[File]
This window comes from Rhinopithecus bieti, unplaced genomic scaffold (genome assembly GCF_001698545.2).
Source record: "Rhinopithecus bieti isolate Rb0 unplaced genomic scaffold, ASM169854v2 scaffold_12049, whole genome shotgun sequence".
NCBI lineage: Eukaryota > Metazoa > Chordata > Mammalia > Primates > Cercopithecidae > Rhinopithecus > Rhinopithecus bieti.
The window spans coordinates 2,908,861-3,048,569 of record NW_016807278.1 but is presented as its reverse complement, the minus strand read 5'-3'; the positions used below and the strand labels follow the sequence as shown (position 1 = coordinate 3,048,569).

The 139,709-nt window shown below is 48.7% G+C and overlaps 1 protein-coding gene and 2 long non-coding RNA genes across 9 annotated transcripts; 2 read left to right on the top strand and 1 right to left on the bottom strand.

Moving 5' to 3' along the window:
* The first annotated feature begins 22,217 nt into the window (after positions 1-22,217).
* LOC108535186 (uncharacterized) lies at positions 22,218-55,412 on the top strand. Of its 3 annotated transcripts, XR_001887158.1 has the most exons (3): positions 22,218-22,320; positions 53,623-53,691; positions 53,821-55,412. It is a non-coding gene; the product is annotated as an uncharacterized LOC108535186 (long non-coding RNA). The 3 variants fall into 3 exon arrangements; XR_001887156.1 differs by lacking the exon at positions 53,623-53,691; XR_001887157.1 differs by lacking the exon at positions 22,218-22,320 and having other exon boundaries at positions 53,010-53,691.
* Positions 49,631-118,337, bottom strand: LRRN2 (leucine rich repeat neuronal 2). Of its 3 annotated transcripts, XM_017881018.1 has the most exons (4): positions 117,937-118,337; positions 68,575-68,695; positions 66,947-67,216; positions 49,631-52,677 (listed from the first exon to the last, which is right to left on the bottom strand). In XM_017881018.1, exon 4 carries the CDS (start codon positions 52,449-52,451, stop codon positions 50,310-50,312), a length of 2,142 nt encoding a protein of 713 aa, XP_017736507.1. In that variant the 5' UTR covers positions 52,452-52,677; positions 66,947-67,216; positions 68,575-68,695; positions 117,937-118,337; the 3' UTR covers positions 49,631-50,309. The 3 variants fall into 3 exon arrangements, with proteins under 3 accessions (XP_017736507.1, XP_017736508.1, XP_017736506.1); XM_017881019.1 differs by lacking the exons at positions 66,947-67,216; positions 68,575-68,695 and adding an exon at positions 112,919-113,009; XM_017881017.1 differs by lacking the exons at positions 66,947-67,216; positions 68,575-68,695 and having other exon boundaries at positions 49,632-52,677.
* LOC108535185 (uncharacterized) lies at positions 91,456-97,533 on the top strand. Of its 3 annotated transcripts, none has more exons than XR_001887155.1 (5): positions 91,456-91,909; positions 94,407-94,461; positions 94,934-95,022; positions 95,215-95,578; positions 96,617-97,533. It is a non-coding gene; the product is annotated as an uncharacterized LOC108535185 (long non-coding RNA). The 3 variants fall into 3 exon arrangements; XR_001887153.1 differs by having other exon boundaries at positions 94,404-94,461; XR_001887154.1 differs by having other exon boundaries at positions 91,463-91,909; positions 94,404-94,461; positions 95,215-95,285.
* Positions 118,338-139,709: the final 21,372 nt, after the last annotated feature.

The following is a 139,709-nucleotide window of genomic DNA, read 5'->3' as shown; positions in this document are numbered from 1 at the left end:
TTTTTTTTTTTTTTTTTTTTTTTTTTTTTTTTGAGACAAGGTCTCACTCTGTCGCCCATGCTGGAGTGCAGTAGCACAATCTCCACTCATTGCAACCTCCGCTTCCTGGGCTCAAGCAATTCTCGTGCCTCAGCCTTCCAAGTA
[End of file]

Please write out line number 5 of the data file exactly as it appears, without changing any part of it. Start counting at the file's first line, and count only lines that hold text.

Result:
The 139,709-nt window shown below is 48.7% G+C and overlaps 1 protein-coding gene and 2 long non-coding RNA genes across 9 annotated transcripts; 2 read left to right on the top strand and 1 right to left on the bottom strand.